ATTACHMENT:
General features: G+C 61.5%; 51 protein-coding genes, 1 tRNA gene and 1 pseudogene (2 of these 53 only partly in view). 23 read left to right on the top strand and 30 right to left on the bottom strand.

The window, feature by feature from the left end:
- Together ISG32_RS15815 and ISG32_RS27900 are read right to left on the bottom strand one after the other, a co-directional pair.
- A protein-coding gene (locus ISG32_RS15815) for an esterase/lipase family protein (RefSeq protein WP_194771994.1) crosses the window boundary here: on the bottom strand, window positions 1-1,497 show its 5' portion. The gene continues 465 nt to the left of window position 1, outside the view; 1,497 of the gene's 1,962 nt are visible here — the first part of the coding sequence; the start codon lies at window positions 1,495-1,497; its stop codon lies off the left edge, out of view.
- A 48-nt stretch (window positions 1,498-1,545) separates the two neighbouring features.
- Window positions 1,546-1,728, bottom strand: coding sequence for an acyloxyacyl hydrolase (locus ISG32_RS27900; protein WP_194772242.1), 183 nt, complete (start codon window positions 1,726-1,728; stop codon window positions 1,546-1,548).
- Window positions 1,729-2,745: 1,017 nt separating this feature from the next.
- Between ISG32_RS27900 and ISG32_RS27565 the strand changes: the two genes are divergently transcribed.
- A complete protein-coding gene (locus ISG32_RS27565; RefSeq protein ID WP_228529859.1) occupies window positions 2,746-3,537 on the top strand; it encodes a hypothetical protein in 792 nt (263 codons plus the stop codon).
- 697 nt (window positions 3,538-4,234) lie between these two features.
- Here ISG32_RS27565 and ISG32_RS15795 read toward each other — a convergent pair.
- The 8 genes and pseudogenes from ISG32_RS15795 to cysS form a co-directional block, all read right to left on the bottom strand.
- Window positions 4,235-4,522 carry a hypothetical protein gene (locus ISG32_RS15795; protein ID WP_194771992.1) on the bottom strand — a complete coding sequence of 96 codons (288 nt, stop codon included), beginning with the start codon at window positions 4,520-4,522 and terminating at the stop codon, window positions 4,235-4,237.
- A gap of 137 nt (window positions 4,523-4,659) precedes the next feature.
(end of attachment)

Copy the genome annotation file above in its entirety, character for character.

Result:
General features: G+C 61.5%; 51 protein-coding genes, 1 tRNA gene and 1 pseudogene (2 of these 53 only partly in view). 23 read left to right on the top strand and 30 right to left on the bottom strand.

The window, feature by feature from the left end:
- Together ISG32_RS15815 and ISG32_RS27900 are read right to left on the bottom strand one after the other, a co-directional pair.
- A protein-coding gene (locus ISG32_RS15815) for an esterase/lipase family protein (RefSeq protein WP_194771994.1) crosses the window boundary here: on the bottom strand, window positions 1-1,497 show its 5' portion. The gene continues 465 nt to the left of window position 1, outside the view; 1,497 of the gene's 1,962 nt are visible here — the first part of the coding sequence; the start codon lies at window positions 1,495-1,497; its stop codon lies off the left edge, out of view.
- A 48-nt stretch (window positions 1,498-1,545) separates the two neighbouring features.
- Window positions 1,546-1,728, bottom strand: coding sequence for an acyloxyacyl hydrolase (locus ISG32_RS27900; protein WP_194772242.1), 183 nt, complete (start codon window positions 1,726-1,728; stop codon window positions 1,546-1,548).
- Window positions 1,729-2,745: 1,017 nt separating this feature from the next.
- Between ISG32_RS27900 and ISG32_RS27565 the strand changes: the two genes are divergently transcribed.
- A complete protein-coding gene (locus ISG32_RS27565; RefSeq protein ID WP_228529859.1) occupies window positions 2,746-3,537 on the top strand; it encodes a hypothetical protein in 792 nt (263 codons plus the stop codon).
- 697 nt (window positions 3,538-4,234) lie between these two features.
- Here ISG32_RS27565 and ISG32_RS15795 read toward each other — a convergent pair.
- The 8 genes and pseudogenes from ISG32_RS15795 to cysS form a co-directional block, all read right to left on the bottom strand.
- Window positions 4,235-4,522 carry a hypothetical protein gene (locus ISG32_RS15795; protein ID WP_194771992.1) on the bottom strand — a complete coding sequence of 96 codons (288 nt, stop codon included), beginning with the start codon at window positions 4,520-4,522 and terminating at the stop codon, window positions 4,235-4,237.
- A gap of 137 nt (window positions 4,523-4,659) precedes the next feature.